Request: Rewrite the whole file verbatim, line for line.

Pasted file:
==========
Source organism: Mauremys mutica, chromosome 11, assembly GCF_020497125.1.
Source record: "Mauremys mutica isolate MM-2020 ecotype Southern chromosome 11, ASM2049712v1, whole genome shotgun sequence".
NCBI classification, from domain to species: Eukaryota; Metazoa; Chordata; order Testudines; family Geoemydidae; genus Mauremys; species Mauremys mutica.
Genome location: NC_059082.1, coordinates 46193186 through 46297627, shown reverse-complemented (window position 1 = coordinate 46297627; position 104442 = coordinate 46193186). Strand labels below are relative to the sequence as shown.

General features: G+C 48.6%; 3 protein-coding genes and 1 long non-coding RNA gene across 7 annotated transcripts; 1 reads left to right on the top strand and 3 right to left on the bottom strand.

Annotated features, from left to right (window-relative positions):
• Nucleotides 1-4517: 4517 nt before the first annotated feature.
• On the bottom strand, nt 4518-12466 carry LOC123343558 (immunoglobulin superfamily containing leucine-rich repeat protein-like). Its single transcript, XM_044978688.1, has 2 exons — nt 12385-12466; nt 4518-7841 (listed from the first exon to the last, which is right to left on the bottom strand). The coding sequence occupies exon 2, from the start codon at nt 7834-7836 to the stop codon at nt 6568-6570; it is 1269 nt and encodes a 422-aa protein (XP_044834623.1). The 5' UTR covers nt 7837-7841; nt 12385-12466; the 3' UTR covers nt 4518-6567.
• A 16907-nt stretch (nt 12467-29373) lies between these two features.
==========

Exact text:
Source organism: Mauremys mutica, chromosome 11, assembly GCF_020497125.1.
Source record: "Mauremys mutica isolate MM-2020 ecotype Southern chromosome 11, ASM2049712v1, whole genome shotgun sequence".
NCBI classification, from domain to species: Eukaryota; Metazoa; Chordata; order Testudines; family Geoemydidae; genus Mauremys; species Mauremys mutica.
Genome location: NC_059082.1, coordinates 46193186 through 46297627, shown reverse-complemented (window position 1 = coordinate 46297627; position 104442 = coordinate 46193186). Strand labels below are relative to the sequence as shown.

General features: G+C 48.6%; 3 protein-coding genes and 1 long non-coding RNA gene across 7 annotated transcripts; 1 reads left to right on the top strand and 3 right to left on the bottom strand.

Annotated features, from left to right (window-relative positions):
• Nucleotides 1-4517: 4517 nt before the first annotated feature.
• On the bottom strand, nt 4518-12466 carry LOC123343558 (immunoglobulin superfamily containing leucine-rich repeat protein-like). Its single transcript, XM_044978688.1, has 2 exons — nt 12385-12466; nt 4518-7841 (listed from the first exon to the last, which is right to left on the bottom strand). The coding sequence occupies exon 2, from the start codon at nt 7834-7836 to the stop codon at nt 6568-6570; it is 1269 nt and encodes a 422-aa protein (XP_044834623.1). The 5' UTR covers nt 7837-7841; nt 12385-12466; the 3' UTR covers nt 4518-6567.
• A 16907-nt stretch (nt 12467-29373) lies between these two features.